The discussion requires amplification. Because the human exposure experiments are on our mind for sure.
We at Junk Science are concerned about human exposure to air pollutants experiments sponsored and funded by EPA at 10 domestic and 6 foreign medical schools.
Thanks for your post, Mr. Shaw. You are always enlightening and stimulating.
Mr. Shaw discusses the problem of the Support study on more than 1000 severely premature babies to evaluate effect of oxygen concentration administered on development of a retinopathy (back of the eye disease) that causes blindness. NIH sponsored a multi institutional study with two levels of oxygen therapy as the arms of the study.
Oxygen was supplemented to achieve target pulse oximetry, the % of Hemoglobin saturation in the capillary blood. Normal is above 95 %. below 90% in persons with some cardio-respiratory compromise. Does not measure amount of hemoglobin carrying the oxygen, just the percentage of oxy hemoglobin–the hemoglobin with oxygen attached to deoxy hemoglobin, no oxygen on board. Hemoglobin is very large 4 subunit protein molecule with an iron atom in the center.
Addressing some points made by Mr. Shaw.
I don’t have a problem with the blinding of nurse and Peds ICU providers–it prevents cheating, provided there is no known risk to the arm of the study with the lower pulse oximeter parameters.
Older children and adult humans normally have pulse ox above 95% oxygen saturation in the capillary blood as measured by the pulse ox sensor on the finger or the foot. 90% is low range and problematic. 80s are not good, dangerous, 70s incompatible with life. Babies/newborns have fetal hemoglobin that works at lower partial pressures, so they are not as affected by low oxygen tension as regular blood cells with mature hemoglobin A.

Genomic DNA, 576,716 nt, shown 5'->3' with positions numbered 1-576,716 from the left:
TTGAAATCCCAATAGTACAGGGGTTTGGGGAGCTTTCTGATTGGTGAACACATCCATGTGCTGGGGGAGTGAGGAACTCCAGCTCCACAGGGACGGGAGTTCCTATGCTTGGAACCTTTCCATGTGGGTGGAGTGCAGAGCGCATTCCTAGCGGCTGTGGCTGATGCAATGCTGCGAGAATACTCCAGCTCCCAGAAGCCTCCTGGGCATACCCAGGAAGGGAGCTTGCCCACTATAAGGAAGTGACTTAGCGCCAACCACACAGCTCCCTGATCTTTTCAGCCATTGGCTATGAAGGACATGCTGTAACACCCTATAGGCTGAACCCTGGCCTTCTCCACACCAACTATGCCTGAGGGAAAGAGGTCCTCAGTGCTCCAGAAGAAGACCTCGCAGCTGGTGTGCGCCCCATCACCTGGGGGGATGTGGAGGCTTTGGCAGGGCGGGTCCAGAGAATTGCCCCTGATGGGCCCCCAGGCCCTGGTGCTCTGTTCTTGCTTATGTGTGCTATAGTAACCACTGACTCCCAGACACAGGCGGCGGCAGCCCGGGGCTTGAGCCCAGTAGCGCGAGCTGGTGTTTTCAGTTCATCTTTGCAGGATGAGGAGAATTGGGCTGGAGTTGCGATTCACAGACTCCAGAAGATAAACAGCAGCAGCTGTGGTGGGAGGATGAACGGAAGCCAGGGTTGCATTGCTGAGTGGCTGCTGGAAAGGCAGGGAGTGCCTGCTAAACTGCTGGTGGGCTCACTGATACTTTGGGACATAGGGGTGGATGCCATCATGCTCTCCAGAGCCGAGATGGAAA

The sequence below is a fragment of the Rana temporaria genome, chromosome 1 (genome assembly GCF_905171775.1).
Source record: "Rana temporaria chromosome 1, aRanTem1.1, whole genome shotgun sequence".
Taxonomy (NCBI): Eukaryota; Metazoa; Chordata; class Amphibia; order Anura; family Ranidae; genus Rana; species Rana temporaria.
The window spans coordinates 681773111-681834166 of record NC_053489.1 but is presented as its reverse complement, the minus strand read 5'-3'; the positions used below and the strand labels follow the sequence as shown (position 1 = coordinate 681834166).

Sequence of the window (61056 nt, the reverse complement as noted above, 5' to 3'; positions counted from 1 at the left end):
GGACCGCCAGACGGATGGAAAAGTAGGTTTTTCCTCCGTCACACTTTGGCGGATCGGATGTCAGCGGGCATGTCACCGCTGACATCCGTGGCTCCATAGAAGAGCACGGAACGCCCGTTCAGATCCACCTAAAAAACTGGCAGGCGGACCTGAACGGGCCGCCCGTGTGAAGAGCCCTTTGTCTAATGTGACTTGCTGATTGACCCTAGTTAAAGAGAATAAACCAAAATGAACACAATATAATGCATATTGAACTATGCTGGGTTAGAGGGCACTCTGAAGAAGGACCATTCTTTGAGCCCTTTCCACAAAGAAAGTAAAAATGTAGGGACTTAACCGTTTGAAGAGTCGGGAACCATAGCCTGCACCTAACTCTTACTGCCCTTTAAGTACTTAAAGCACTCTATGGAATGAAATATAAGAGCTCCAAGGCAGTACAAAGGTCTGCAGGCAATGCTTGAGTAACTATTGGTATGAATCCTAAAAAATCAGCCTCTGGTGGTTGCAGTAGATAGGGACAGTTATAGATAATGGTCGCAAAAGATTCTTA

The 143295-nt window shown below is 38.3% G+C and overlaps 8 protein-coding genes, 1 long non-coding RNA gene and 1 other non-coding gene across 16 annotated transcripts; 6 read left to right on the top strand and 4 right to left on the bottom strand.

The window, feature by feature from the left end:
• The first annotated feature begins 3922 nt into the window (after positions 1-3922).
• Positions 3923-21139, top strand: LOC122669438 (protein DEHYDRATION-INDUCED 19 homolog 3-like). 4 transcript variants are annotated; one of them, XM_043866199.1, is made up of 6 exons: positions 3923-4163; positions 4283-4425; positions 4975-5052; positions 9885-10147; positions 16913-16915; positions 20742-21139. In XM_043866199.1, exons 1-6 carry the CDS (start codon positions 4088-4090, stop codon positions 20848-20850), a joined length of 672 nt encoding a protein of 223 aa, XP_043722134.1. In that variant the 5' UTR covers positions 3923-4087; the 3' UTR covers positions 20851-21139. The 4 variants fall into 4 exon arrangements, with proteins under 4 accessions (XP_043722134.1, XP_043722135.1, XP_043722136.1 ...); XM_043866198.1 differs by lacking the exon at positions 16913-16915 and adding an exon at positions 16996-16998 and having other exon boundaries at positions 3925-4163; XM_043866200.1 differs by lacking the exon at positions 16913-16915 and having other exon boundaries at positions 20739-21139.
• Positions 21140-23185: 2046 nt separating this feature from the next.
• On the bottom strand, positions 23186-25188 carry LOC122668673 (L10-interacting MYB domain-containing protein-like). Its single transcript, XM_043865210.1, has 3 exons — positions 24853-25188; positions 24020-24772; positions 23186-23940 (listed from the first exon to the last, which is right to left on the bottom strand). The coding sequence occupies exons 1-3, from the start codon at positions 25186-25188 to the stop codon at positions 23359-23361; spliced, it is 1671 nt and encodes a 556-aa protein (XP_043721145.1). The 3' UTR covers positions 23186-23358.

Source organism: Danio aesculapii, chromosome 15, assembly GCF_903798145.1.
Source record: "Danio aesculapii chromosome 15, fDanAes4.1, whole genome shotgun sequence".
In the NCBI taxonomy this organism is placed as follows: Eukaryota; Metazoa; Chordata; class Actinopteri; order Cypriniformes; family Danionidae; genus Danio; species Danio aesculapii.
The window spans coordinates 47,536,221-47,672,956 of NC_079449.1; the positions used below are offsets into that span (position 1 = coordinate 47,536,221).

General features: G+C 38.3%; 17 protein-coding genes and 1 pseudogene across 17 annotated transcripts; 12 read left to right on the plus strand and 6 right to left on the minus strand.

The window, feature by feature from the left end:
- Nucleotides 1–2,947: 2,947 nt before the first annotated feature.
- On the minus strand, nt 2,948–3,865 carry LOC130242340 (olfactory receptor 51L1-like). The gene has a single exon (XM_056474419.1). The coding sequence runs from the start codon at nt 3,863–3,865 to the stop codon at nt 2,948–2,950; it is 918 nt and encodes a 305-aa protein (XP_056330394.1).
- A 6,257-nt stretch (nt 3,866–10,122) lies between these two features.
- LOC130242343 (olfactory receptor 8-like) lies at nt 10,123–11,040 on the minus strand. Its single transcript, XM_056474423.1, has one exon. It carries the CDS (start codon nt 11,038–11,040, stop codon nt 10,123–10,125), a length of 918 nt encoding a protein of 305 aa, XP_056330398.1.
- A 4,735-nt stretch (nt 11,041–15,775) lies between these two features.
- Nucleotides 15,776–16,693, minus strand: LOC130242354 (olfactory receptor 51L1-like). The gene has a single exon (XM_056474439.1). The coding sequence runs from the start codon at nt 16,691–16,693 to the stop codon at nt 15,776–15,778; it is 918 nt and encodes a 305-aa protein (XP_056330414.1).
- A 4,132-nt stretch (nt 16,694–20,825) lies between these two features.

The issue of retinopathy in preemies is a tough one and consents may have been inadequate for sure. How can a proper warning be composed when people had no idea what might happen if a child, with fetal hemoglobin that operates at lower partial pressures of oxygen,, is subjected to lower than 90 % pulse oximeter ranges for therapy. .
However, That is clearly not the kind of violation of ethics that the exposure of human subject to small particles in excess of EPA safety limits would be, since the EPA asserts that small particles are lethal,, carcinogenic, and toxic at any level. Now that’ll get you going.
So, Mr. Shaw, let’s add this one, and continue to try to expose unethical human experiments. I note that Vera Sharav, President, Alliance for Human Research Protection was bent out of shape by the study and its consents and methodology. Noting your concerns, Mr. Shaw, the air pollution exposure experiments are much worse, blinding nurses and providers to the pulse ox ranges, and the informed consent issues are, in fact issues that are arguably handled by the protocols, for example, since we don’t know that the higher ranges are essential to preventing brain damage or other problems, a slightly lower pulse ox may be a legitimate inquiry, when the high pulse ox is considered a toxic level and there is no evidence that a lower pulse ox is toxic.
There is a legitimate inquiry on a very serious problem–for a long time high oxygen levels were considered to be the cause of a proliferative vascular change that caused the blindness. So the downside risk of lower pulse ox was easily dealt with in that for other age groups high 80s is not considered toxic.
So we have a legitimate basis for saying–low level, no known risk, high level considered a seriously toxic risk.
Then the consents have to be written based on things known. Blinding the providers prevents interferences. Too many nurses or providers always taught that pulse ox must be above 95 in normals and above 90 in those that are in trouble, and you have cheating that screws up the protocol.
I Am gonna put this up as a separate post, it deserves more discussion.
Thanks Mr. Shaw, your contributions are always extremely helpful and valuable.